This post is the eighth and final in a series based on a transcript from a recent Q&A with Dr. Alan Coulter as part of his webinar, “Prepare for Impact: 3 Key Questions About RDA for Every SPED Administrator.” Questions came directly from audience participants — special education directors, special educators and clinicians, and answers are from Dr. Coulter. Click here to see additional questions from the Q&A.
How can districts use RDA concepts to improve student learning?
Results-driven accountability (RDA), much like a number of school reform procedures, really emphasizes the use of evidence-based practices and evidence-based practices with fidelity. A very important aspect of what’s going on in schools is related to the use of implementation science, trying to involve all the parties that need to implement something in the decision making around what gets selected to be implemented and how it is going to be supported over time.
The concepts of RDA really bring to bear a number of things that are going on across education today, such as the co-mingling of resources in a coordinated fashion and the coherence of ideas around what is going to work with students with disabilities. Most of those things in fact are just as effective with typical students. It’s very important to try to bring things together rather than operate things in silos not just with RDA, but with pretty much the evaluation of any of the federal resources that are being brought into schools.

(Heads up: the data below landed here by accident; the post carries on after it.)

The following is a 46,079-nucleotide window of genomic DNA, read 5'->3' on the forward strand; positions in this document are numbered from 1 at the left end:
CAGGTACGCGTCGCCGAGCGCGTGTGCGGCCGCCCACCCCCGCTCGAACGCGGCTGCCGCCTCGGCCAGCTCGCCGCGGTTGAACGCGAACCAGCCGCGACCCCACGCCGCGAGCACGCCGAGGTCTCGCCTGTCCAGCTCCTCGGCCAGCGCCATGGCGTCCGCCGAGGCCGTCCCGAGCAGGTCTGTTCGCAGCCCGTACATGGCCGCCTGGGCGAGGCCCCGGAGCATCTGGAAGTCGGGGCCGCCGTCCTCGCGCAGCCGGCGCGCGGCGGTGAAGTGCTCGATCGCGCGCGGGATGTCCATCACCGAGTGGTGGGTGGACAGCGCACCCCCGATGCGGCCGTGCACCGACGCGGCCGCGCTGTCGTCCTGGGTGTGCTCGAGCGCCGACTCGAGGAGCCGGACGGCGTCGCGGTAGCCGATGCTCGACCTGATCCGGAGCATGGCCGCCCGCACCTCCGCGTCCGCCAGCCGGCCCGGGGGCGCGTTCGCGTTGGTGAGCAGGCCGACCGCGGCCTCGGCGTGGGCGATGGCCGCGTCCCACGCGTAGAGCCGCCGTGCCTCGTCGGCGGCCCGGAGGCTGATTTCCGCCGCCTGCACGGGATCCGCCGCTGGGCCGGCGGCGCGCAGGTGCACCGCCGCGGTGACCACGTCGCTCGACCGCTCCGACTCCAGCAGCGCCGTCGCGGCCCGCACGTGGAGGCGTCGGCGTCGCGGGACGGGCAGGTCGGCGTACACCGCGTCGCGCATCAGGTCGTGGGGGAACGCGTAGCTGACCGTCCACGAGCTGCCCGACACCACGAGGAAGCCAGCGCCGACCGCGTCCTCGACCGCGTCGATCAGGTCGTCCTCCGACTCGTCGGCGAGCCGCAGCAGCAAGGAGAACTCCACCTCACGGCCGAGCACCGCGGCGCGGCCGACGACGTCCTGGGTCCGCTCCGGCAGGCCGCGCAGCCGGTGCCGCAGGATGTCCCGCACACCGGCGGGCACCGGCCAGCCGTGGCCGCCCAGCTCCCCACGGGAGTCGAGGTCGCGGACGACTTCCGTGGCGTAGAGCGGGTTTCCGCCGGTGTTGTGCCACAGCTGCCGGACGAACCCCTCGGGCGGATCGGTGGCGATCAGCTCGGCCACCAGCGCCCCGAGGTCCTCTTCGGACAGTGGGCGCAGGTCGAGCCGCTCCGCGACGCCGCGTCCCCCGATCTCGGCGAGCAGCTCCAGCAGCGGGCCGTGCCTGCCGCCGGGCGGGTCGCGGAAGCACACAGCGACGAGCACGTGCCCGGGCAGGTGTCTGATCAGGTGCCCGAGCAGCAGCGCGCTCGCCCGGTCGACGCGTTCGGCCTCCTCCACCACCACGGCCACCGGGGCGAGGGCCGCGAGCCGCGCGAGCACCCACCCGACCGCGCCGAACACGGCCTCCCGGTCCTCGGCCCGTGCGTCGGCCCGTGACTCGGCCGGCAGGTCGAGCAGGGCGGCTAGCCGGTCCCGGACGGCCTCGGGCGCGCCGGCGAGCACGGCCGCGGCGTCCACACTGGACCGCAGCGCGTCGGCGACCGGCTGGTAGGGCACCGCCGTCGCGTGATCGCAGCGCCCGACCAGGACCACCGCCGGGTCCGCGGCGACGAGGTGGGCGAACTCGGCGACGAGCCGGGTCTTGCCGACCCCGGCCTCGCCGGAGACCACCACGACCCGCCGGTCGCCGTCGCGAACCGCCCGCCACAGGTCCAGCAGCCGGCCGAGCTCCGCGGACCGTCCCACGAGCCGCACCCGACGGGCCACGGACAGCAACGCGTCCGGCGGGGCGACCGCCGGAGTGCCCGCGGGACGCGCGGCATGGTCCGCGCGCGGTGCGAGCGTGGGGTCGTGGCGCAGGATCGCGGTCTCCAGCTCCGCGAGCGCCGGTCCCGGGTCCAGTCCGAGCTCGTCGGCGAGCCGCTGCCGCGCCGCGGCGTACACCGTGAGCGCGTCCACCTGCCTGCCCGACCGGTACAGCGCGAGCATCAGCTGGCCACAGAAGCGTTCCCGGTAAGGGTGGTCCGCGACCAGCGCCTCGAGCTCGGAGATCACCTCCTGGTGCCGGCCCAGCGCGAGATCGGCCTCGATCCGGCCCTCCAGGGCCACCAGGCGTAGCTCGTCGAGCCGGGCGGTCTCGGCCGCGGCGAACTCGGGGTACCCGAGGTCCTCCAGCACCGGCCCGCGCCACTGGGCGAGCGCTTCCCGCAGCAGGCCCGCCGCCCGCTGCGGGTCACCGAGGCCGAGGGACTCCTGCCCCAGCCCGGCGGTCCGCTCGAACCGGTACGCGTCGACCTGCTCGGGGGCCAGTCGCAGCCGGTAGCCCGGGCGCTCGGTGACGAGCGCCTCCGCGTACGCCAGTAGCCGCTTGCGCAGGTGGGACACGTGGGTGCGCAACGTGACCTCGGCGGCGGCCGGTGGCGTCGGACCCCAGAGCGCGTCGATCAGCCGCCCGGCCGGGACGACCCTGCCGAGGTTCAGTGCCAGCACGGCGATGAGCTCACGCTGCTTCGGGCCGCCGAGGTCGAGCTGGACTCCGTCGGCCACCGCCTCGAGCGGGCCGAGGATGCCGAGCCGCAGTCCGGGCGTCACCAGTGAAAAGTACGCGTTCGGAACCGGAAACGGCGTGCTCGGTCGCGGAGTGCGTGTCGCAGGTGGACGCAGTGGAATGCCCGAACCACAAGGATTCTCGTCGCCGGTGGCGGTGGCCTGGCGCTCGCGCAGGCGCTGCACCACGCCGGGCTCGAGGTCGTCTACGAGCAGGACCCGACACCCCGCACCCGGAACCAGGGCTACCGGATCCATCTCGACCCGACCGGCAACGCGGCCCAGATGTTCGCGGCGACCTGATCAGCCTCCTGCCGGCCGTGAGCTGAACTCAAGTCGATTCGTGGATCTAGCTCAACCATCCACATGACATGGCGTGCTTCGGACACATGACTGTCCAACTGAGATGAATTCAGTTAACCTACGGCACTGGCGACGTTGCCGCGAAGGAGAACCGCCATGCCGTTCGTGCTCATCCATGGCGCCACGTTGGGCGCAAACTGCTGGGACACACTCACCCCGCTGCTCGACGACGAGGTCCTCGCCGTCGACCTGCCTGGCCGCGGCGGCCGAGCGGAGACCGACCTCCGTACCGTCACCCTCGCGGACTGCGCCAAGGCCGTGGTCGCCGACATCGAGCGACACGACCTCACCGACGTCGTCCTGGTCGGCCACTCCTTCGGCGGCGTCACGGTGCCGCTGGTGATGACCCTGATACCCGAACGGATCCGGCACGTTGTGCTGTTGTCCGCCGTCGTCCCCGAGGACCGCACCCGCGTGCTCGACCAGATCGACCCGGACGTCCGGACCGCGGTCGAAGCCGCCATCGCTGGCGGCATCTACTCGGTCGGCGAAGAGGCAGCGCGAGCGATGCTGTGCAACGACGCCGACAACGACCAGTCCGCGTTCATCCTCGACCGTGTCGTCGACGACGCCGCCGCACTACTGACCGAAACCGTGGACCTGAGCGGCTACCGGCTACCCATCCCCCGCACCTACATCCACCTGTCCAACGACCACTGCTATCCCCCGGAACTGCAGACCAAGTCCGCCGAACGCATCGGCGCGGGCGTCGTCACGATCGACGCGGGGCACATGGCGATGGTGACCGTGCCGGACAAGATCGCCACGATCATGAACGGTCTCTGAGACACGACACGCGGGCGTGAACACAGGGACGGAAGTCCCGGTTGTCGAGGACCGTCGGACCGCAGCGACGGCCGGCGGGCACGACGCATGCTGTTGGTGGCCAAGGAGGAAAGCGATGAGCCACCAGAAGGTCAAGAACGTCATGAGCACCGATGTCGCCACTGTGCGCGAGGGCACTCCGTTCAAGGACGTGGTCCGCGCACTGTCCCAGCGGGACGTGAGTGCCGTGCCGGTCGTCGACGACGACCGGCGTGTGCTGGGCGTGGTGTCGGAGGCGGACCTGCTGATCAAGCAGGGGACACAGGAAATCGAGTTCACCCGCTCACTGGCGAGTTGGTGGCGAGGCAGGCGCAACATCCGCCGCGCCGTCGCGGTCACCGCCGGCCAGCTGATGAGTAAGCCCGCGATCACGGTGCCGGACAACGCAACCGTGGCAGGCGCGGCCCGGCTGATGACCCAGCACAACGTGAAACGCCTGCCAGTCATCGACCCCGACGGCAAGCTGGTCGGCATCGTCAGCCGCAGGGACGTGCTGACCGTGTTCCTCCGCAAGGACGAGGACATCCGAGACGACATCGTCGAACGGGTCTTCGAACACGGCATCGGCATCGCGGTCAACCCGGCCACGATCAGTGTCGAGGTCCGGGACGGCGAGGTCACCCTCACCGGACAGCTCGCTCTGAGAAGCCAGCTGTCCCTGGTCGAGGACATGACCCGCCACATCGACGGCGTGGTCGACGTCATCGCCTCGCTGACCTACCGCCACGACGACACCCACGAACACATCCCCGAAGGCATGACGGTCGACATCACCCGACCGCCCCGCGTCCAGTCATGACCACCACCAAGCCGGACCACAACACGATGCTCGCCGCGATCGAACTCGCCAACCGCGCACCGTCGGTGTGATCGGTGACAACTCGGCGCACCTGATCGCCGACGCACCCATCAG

Dr. Alan Coulter is an expert in special education accountability, and has worked at the federal, state, and local level on accountability issues for over twenty-five years. He has served on the President’s Commission on Excellence in Special Education, and is currently the Director of Education Initiatives and an Associate Professor at the Louisiana State University Health Sciences and Human Development Center. Alan is also the director of the TIERS Group (Teams Intervening Early to Reach all Students). TIERS consults with state DOEs and district administrators on the quality and use of special education data. Alan is a key participant in the national discussion regarding Results Driven Accountability and focused monitoring. His scholarly work and research is widely published in academic journals.